The other work of fiction is Neal Stephenson’s Seveneves. This is a difficult book for me to review. Stephenson is probably my favorite (living?) novelist. I have previously said that the world is comprised of two groups of people, those who have read and enjoyed Cryptonomicon and those with whom it is probably not worth having a casual conversation. I now like Anathem almost as much, and more in some ways. I’m currently (very, very slowly) re-reading his massive The Baroque Cycle. Reviewing Seveneves as a Stephenson hardcore, it’s my least favorite book of his in the past twenty years (I wasn’t a big fan of Snow Crash, which other people love, and it’s been too long since I’ve read Zodiac). Frankly, it seemed like a bit of a waste; a much less talented, less imaginative writer than Stephenson could have written a version of Seveneves that was nearly as good, which I would not have said about his other books (seriously, who else could have written Anathem and made it good? I want to read this person). That said, even inferior, not nearly as funny as normal Stephenson is still much better than standard fare SF, so I liked it even though I found it greatly disappointing. Recommended to people who have already read better books and still need more to read, perhaps?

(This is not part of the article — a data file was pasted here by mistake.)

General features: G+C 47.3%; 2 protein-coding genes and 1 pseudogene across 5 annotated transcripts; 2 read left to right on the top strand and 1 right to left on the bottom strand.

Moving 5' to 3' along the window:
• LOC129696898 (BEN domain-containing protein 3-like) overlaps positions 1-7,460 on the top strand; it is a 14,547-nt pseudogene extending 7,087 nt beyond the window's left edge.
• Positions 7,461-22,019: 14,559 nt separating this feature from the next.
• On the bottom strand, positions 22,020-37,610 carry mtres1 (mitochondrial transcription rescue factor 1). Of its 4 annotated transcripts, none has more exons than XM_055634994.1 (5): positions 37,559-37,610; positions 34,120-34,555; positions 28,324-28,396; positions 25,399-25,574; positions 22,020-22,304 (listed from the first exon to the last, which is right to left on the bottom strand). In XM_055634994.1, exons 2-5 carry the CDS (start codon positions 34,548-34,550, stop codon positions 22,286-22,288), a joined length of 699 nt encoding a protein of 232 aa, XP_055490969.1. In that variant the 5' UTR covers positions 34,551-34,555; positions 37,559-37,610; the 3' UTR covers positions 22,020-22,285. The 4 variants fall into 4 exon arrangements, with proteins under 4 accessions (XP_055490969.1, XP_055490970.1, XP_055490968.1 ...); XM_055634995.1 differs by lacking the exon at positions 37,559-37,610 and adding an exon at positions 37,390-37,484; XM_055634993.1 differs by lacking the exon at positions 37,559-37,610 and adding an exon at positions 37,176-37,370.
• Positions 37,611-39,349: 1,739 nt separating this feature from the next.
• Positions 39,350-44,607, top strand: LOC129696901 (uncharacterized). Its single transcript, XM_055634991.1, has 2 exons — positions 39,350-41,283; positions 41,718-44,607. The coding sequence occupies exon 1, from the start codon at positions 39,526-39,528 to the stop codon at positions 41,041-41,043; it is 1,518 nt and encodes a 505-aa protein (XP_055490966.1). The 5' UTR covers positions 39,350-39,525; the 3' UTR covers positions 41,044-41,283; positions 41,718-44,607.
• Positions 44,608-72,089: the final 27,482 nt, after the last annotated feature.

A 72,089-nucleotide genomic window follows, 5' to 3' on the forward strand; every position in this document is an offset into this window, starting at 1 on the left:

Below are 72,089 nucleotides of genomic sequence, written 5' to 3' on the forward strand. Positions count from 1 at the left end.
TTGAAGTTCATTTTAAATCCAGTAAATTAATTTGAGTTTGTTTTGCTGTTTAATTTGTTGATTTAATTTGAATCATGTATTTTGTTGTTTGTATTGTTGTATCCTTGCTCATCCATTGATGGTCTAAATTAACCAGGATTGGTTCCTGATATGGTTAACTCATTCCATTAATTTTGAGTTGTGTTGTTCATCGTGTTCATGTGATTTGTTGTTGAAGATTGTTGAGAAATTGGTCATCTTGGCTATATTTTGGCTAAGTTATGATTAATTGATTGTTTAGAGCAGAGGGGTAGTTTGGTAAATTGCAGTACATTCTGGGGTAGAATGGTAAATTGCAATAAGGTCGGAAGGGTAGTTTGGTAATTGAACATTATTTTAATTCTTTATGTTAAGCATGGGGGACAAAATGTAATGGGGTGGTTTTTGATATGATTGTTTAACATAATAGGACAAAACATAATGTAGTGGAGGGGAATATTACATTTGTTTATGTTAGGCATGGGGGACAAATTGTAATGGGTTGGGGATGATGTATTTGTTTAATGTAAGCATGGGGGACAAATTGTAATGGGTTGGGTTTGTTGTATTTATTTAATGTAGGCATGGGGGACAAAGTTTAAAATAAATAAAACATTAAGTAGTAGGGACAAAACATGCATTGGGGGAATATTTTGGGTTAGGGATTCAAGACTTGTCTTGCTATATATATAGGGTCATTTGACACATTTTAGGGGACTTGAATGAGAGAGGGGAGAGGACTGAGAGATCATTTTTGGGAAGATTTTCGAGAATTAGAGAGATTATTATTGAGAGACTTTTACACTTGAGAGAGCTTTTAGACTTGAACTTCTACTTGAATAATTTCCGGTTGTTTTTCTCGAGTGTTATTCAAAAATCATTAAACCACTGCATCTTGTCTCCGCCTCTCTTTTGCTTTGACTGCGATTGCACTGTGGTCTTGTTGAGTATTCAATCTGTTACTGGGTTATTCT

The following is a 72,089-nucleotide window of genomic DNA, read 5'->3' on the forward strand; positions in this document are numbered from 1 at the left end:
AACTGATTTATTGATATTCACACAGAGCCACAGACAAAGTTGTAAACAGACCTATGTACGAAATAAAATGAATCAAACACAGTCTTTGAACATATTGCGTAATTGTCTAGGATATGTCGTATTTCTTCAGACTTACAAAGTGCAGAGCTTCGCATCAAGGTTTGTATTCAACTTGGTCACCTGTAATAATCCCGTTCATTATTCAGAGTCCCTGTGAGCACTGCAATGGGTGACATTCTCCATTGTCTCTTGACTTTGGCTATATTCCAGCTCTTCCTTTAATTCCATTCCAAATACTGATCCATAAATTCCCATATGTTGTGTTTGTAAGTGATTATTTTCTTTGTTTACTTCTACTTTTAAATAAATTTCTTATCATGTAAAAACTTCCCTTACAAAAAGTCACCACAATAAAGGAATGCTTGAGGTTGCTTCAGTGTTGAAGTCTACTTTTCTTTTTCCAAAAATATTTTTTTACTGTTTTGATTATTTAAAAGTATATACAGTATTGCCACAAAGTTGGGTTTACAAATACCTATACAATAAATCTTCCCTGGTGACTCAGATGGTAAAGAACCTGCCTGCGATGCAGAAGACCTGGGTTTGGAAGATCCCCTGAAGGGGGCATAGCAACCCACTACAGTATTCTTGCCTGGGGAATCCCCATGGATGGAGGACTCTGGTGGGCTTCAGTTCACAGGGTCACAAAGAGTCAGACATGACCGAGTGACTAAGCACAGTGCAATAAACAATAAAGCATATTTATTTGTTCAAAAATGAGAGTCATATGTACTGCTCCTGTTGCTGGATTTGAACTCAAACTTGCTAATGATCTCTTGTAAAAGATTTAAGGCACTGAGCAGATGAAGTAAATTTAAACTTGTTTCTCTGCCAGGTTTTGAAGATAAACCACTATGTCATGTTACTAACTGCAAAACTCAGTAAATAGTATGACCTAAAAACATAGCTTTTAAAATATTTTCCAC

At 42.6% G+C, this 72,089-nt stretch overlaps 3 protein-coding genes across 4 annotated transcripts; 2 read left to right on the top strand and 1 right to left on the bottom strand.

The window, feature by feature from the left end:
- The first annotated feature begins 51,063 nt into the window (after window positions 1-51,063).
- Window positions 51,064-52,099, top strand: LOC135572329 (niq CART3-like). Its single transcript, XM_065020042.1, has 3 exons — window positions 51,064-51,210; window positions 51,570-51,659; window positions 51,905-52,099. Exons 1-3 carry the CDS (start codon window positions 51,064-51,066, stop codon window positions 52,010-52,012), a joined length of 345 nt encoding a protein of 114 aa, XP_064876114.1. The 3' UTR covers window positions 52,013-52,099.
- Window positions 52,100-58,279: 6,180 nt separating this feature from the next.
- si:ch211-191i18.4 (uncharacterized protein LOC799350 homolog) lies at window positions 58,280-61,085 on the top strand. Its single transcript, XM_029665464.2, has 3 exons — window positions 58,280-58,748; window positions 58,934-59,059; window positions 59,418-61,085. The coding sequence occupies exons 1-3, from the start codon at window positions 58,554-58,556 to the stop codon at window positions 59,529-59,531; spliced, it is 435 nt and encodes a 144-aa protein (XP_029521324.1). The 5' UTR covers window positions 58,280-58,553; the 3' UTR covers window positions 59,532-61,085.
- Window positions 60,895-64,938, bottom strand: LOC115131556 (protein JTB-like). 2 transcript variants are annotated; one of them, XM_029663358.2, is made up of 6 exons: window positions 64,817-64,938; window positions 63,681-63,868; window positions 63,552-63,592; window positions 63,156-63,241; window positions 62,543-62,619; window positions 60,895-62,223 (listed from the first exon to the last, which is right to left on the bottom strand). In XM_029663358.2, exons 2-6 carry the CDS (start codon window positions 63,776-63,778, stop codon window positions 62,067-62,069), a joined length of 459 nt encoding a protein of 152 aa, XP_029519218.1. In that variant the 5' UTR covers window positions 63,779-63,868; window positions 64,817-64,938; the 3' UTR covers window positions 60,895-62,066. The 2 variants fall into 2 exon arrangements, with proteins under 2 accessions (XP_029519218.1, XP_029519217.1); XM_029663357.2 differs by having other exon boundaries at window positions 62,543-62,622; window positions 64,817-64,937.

My non-fiction reading was nearly as lame as my fiction reading. Adam Zamoyski’s Rites of Peace: The Fall of Napoleon and the Congress of Vienna is mostly about the diplomatic maneuverings leading up to the fall and the Congress. The most interesting part is the great social swirl around the Congress, something you get absolutely no sense of in the twentieth century. Were there parties at Yalta, at Potsdam, surrounding the formation of NATO, around the Rio or Kyoto Earth summits? Did the principals interact there and do any business? Was anybody sleeping with anybody else, who was also or had previously or would go on to sleep with somebody else? These people are generally absent from current histories (I haven’t read, say, MacMillan’s Paris 1919), which could be a reflection of the transition from hereditary aristocracy and monarchies to largely non-hereditary and/or democratically-elected leadership and a tendency toward shorter, more directed meetings with more frequent trips home rather than very extended, open-ended meetings where most people are around for more or less the duration. I didn’t love it enough to recommend it more generally, but I do recommend it if you have an interest in the subject. Good chapter length, too, which is often a problem in books of this sort.